I’ve been a fan of Bullet Journal® for a number of years. In fact, multiple years spent using and improving the system contributed to ZenJo’s development.
About 10 days ago, in a post that was long overdue, Ryder Carroll acknowledged that his original model had become overshadowed by (and synonymous with, in my opinion) the colorful, artistic collections and spreads that are so prevalent in social media.
In the post, Ryder wrote that during his tour to promote The Bullet Journal Method, his book that tells the story of Bullet Journal® and its applications, he heard numerous times how users had abandoned their BuJo practice because they felt pressured to conform their notebooks to the standards created by more artistic spread designers and Washi tape fans.
There is a growing number of Bullet Journalists struggling to develop their practice in the quicksand of social validation. They design increasingly elaborate or complex collections, investing ever more time, for “likes”. This is problematic for several reasons, but primarily the more you focus on the needs of others, the less you’re paying attention to your own. It shifts the Bullet Journal method from a personal practice into a performance.” -Ryder Carroll
It’s a bit ironic that a few years back I wrote about this as an example of how, in my opinion, Bullet Journal® had “lost its way” and had become synonymous with Instagram photos of pastel-colored charts and habit trackers while losing sight of its purpose.
I received no small amount of hate mail and derogatory comments for suggesting this and now it seems that the creator of Bullet Journal® feels the same way.
Back to Basics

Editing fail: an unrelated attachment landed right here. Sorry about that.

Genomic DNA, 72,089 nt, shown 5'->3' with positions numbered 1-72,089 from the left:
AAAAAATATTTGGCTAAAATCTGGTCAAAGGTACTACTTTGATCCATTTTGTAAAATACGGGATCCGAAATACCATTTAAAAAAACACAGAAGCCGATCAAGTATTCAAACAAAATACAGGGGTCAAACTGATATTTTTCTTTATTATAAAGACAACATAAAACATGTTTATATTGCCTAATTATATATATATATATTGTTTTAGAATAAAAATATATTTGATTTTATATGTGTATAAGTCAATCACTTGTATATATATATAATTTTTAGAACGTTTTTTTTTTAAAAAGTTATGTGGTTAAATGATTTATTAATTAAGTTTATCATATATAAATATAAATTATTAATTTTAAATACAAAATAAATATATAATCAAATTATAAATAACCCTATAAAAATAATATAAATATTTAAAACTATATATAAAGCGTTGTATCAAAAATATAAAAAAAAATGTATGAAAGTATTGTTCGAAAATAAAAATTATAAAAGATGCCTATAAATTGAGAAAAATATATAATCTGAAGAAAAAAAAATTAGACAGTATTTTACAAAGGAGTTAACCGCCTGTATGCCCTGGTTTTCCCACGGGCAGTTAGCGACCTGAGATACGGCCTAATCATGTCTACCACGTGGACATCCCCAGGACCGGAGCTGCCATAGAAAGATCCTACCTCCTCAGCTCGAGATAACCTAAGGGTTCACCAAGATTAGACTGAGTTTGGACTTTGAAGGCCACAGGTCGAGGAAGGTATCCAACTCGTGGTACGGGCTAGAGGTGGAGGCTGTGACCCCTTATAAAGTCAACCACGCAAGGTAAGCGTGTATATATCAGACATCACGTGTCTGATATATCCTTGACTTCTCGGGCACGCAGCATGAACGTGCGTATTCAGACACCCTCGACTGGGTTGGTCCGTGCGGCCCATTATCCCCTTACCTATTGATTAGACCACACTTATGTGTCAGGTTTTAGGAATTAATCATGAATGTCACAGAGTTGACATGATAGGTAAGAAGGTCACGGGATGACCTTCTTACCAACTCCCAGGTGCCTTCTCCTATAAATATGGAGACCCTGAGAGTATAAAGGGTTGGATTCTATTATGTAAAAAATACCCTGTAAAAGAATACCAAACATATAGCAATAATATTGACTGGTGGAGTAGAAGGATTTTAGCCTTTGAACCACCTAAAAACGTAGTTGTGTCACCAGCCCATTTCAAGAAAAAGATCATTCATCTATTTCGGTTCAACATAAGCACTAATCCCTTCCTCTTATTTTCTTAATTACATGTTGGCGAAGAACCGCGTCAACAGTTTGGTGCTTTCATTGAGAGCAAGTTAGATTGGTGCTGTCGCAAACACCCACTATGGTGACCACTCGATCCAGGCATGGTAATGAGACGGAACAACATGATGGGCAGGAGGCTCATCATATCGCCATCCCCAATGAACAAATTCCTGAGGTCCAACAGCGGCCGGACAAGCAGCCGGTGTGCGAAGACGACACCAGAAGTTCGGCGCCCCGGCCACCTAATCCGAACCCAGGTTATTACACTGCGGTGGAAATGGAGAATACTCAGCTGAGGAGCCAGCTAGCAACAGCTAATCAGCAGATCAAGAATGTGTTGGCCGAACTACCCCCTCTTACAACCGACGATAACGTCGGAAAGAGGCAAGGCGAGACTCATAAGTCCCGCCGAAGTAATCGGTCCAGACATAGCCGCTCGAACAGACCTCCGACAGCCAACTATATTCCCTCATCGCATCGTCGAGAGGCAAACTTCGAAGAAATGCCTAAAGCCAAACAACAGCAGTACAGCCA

Ryder addresses this in his post and suggests that his system is like an empty house and that it needs to be furnished with whatever the resident feels comfortable with (extended metaphor, mine). He suggests that users feeling out of touch with their notebook should get back to basics and focus on what works for their situation.
Strip away everything that doesn’t support your purpose. Start simple. Build slowly. Your practice doesn’t need to be profound, or beautiful. It needs to be real, relevant, and effective. Most of all, it needs to be yours.” -Ryder Carroll
I whole-heartedly agree with Ryder on this last point and that’s exactly why Zen-Journal™ has always been a minimally-designed analog system focused primarily on handwritten entries, emphasizing organization, efficiency, and mindfulness over artistic content. In fact, both Bullet Journal® and Zen-Journal™ have this in common.
Serving the higher purposes
It doesn’t matter how attractive your notebook is; what matters is whether or not it serves its purpose: helping you get tasks completed; moving you toward your goals; reflecting what’s most important in your life; helping you become more mindful in your daily planning.
These are what I call the higher purposes. The lower, more superficial purposes are those aimed at simply attracting attention and self-gratification, a fleeting satisfaction at best.
The reason we use an analog planning system like Bullet Journal® or Zen-Journal™ is that they allow us to reflect our personalities within the pages, explore ideas, plan our lives, and confront the deeper issues we face with journal entries in the length we choose without running out of space.
They serve our higher purposes and in doing so, they help us become more present, more mindful, and more whole.